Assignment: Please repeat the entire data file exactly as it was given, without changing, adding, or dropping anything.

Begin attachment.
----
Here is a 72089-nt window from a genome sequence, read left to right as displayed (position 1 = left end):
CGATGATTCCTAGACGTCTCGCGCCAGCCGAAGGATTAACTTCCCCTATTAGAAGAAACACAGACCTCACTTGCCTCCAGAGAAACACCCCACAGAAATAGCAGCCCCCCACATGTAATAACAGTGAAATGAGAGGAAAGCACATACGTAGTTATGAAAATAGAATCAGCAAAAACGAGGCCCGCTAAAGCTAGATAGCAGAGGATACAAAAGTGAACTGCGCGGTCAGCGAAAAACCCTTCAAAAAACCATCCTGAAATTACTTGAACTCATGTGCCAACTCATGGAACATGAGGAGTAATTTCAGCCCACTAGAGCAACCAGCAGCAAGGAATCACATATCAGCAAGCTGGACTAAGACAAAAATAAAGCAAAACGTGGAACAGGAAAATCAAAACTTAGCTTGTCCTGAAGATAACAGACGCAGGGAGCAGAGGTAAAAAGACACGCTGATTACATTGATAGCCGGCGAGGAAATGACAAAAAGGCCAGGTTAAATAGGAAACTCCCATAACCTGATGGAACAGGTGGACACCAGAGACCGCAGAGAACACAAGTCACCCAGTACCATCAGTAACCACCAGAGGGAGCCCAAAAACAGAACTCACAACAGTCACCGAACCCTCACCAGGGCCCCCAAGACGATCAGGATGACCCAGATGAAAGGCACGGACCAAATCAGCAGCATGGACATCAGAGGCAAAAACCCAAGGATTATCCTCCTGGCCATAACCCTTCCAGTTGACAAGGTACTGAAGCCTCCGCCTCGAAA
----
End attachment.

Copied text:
Here is a 72089-nt window from a genome sequence, read left to right as displayed (position 1 = left end):
CGATGATTCCTAGACGTCTCGCGCCAGCCGAAGGATTAACTTCCCCTATTAGAAGAAACACAGACCTCACTTGCCTCCAGAGAAACACCCCACAGAAATAGCAGCCCCCCACATGTAATAACAGTGAAATGAGAGGAAAGCACATACGTAGTTATGAAAATAGAATCAGCAAAAACGAGGCCCGCTAAAGCTAGATAGCAGAGGATACAAAAGTGAACTGCGCGGTCAGCGAAAAACCCTTCAAAAAACCATCCTGAAATTACTTGAACTCATGTGCCAACTCATGGAACATGAGGAGTAATTTCAGCCCACTAGAGCAACCAGCAGCAAGGAATCACATATCAGCAAGCTGGACTAAGACAAAAATAAAGCAAAACGTGGAACAGGAAAATCAAAACTTAGCTTGTCCTGAAGATAACAGACGCAGGGAGCAGAGGTAAAAAGACACGCTGATTACATTGATAGCCGGCGAGGAAATGACAAAAAGGCCAGGTTAAATAGGAAACTCCCATAACCTGATGGAACAGGTGGACACCAGAGACCGCAGAGAACACAAGTCACCCAGTACCATCAGTAACCACCAGAGGGAGCCCAAAAACAGAACTCACAACAGTCACCGAACCCTCACCAGGGCCCCCAAGACGATCAGGATGACCCAGATGAAAGGCACGGACCAAATCAGCAGCATGGACATCAGAGGCAAAAACCCAAGGATTATCCTCCTGGCCATAACCCTTCCAGTTGACAAGGTACTGAAGCCTCCGCCTCGAAA